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Environmental Factor

Environmental Factor

Your Online Source for NIEHS News

March 2017

Rethinking STEM education during Black History Month

Sherick Hughes, Ph.D., discussed the implicit and explicit bias facing black students in science, technology, engineering, and math fields.

The underrepresentation of black students in science, technology, engineering, and math (STEM) fields is linked more strongly to structural issues than to family and community issues, according to Sherick Hughes, Ph.D., from the University of North Carolina at Chapel Hill (UNC). He studies links between racial biases and underrepresentation of minority students in STEM education.

Hughes spoke on “Rethinking the Crisis in Black STEM Education” during the Black History Month Observance (see sidebar) at the U.S. Environmental Protection Agency (EPA), which shares a campus with NIEHS. EPA organizers invited NIEHS staff to attend the Feb. 16 event.

“The data suggest that the largest effect sizes are not from what’s wrong with black people, but [from] what’s wrong with the structures within which black people matriculate into schools and go into sciences,” said Hughes, who is an associate professor of education.

The NIEHS Office of Science Education and Diversity (OSED), directed by Ericka Reid, Ph.D., is aimed at helping counteract those structures. Goal 9 of the NIEHS Strategic Plan prioritizes activities to inspire and train a diverse and well-trained cadre of scientists, and a variety of OSED programs support that goal.

Coping strategies take a toll

According to Hughes, biases can be explicit, which means operating on a conscious level, or implicit, which means operating unconsciously. Implicit bias may lead to microaggressions, or indirect discrimination, such as expressing surprise when a young black man walks into an advanced calculus class. The strategies students use to cope with microaggressions take a toll, which may lead students to switch from STEM programs to more diverse majors.

For example, Hughes told of a black student who was accused of cheating because he outperformed classmates. When he defended himself, the teacher concluded he must be a genius. The student accepted that as a way out and began pretending he did not have to study, when in fact he was working very hard.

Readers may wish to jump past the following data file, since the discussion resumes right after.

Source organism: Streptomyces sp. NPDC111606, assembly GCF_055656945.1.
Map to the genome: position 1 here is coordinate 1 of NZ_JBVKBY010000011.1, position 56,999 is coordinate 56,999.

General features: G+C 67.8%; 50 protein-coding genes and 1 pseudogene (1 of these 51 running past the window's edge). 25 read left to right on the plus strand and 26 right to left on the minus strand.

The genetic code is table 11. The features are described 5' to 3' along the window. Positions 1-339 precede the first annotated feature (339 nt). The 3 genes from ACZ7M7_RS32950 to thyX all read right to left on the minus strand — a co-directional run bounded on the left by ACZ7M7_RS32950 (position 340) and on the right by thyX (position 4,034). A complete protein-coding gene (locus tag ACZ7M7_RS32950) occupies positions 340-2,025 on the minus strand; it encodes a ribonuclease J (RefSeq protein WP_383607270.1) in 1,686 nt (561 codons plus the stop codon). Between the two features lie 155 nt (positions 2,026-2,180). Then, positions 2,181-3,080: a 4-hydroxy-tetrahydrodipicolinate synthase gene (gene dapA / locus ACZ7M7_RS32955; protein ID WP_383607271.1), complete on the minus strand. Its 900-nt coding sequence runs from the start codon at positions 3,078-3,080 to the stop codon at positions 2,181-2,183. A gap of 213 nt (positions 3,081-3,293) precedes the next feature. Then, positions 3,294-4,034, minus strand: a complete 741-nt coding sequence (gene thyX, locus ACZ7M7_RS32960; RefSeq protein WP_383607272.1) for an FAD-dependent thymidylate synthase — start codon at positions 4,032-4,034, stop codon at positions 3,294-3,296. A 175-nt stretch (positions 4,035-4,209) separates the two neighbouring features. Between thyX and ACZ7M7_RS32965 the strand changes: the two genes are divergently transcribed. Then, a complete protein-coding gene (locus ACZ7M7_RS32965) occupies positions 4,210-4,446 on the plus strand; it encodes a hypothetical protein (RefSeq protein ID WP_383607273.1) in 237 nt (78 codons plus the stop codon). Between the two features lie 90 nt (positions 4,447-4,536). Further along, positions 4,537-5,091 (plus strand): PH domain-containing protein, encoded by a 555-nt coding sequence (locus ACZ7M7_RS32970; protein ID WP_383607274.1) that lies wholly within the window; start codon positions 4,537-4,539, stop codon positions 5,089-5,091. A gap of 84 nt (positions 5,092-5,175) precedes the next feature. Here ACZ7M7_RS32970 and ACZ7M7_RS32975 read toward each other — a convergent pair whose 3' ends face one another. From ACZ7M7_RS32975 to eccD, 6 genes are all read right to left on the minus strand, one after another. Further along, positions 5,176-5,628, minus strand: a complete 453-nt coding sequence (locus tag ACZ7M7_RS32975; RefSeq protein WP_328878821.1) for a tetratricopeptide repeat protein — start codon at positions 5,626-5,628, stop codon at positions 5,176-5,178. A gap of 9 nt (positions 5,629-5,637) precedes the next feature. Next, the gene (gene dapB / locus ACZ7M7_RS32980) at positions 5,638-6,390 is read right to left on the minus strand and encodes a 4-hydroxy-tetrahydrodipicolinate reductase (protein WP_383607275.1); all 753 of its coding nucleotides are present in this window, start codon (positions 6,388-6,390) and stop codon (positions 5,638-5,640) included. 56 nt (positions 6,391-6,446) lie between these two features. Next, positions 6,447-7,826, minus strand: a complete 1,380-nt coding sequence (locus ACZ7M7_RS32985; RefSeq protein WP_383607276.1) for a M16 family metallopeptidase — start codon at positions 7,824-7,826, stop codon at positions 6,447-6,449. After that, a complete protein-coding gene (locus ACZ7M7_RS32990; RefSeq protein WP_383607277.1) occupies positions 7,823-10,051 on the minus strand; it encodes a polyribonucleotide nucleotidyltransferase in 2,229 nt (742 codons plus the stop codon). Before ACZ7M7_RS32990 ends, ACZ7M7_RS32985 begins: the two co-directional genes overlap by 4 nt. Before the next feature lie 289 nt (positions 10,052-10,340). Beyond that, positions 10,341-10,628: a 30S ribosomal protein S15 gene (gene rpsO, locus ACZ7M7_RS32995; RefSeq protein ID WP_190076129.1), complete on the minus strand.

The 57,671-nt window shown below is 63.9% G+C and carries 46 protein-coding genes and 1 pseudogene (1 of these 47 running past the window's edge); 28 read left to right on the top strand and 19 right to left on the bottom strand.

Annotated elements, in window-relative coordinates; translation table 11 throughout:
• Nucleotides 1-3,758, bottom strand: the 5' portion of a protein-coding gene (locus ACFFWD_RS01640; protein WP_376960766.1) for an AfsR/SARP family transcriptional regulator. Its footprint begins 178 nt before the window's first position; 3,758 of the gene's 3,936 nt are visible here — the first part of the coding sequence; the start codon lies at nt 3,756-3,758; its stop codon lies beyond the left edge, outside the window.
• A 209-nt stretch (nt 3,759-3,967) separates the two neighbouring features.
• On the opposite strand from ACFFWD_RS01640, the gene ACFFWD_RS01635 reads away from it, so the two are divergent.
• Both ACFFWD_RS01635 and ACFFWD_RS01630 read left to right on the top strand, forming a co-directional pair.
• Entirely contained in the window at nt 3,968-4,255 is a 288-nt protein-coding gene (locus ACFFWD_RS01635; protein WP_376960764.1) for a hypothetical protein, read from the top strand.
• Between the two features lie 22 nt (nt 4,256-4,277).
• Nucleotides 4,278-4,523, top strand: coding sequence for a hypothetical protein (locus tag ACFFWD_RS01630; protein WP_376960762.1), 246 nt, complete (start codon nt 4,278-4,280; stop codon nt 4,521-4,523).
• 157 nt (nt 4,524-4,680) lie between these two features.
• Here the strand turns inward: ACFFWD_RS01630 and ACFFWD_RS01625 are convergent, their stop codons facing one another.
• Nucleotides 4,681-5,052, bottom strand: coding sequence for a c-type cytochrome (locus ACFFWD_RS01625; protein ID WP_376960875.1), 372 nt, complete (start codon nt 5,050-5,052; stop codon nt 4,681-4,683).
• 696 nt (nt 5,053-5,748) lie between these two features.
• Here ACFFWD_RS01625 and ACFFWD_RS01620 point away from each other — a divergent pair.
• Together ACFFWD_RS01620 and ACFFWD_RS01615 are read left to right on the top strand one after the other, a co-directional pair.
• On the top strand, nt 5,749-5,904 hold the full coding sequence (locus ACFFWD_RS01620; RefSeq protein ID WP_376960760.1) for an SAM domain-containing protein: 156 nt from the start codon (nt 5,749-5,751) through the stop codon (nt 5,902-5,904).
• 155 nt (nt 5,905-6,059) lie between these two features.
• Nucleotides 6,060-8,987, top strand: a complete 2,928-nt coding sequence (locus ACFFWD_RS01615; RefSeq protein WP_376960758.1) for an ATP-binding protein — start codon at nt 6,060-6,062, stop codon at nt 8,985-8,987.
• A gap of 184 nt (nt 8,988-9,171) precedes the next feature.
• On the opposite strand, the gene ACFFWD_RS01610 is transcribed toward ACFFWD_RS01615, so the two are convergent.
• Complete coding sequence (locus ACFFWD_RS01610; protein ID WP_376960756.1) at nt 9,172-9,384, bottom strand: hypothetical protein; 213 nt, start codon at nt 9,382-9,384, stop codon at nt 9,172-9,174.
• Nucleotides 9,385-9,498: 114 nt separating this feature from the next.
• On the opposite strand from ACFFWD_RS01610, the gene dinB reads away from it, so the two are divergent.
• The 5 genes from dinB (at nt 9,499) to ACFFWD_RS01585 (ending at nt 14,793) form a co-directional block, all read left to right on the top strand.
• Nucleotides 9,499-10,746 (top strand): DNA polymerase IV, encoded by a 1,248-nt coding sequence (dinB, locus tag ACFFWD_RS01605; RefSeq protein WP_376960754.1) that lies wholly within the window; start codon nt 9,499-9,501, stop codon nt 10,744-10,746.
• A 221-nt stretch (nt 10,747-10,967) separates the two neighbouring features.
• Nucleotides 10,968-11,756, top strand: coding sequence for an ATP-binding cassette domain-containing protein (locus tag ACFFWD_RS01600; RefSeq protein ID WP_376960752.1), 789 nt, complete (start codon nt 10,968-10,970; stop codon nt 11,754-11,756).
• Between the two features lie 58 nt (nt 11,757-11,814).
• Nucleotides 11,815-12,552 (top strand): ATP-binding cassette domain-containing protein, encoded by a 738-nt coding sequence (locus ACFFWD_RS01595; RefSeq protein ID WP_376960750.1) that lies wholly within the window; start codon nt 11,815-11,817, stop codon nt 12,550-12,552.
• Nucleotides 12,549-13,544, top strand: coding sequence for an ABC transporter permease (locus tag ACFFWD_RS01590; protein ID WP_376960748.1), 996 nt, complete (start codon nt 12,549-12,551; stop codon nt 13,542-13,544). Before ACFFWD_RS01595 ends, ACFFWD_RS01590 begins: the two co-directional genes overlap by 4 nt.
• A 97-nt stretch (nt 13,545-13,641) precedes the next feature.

“The black genius narrative kept the faculty member from accusing [him] of cheating,” Hughes said. “Hard work is one frame, but there’s a frame of acceptance and rejection that goes around that and determines how far your hard work will take you.”

Institutional responses to structural challenges

Students who are the first in their family to attend college may have fewer family and social networks to help them land crucial internships and job interviews. Hughes encouraged institutional efforts, such as the North Carolina Mathematics and Science and Education Network, that help overcome structural challenges.

Another example is the NIEHS Scholars Connect Program, which offers mentored research, and professional and personal development opportunities, to undergraduates. “The program is designed to help participants make informed decisions about their educational choices and career path,” Reid said. “The environmental health sciences are so interdisciplinary that there is room for everyone — it depends on interests and passions.”

Implicit bias cuts both ways

Research by Scott Page, Ph.D., from the University of Michigan, confirms that diversity strengthens business and research teams. And yet, Hughes noted, studies by McArthur Fellow Jennifer Richeson, Ph.D., from Yale University and others show that individuals with high racial bias, when paired with someone of another race, experience a decline in overall cognitive performance.

Richeson’s functional MRI (fMRI) research suggests that may be partly due to the extra effort required for their brains to deal with those biases while accomplishing tasks.

Tools for change

Implicit and explicit biases are habits of mind, Hughes suggested, and habits can be changed. The Harvard Implicit Association Test, publicly available through Project Implicit, is the most popular of several available tools to help uncover biases.

Patricia Devine, Ph.D., from the University of Wisconsin at Madison, published results of a successful intervention in 2013. “People who received the intervention showed dramatic reductions in implicit race bias,” the authors wrote. “Our results raise the hope of reducing persistent and unintentional forms of discrimination that arise from implicit bias.”

Citation: Patricia G. Devine PG, Forscher PS, Austin AJ, Cox WTL. 2012. Long-term reduction in implicit race bias: A prejudice habit-breaking intervention. J Exp Soc Psychol 48(6):1267–1278.

Kenneth Olden

During Black History Month, the National Institute on Minority Health and Health Disparities (NIMHD) recognized National Institutes of Health (NIH)-based researchers who achieved firsts in their fields. Kenneth Olden, Ph.D., served NIEHS from 1991 to 2005.

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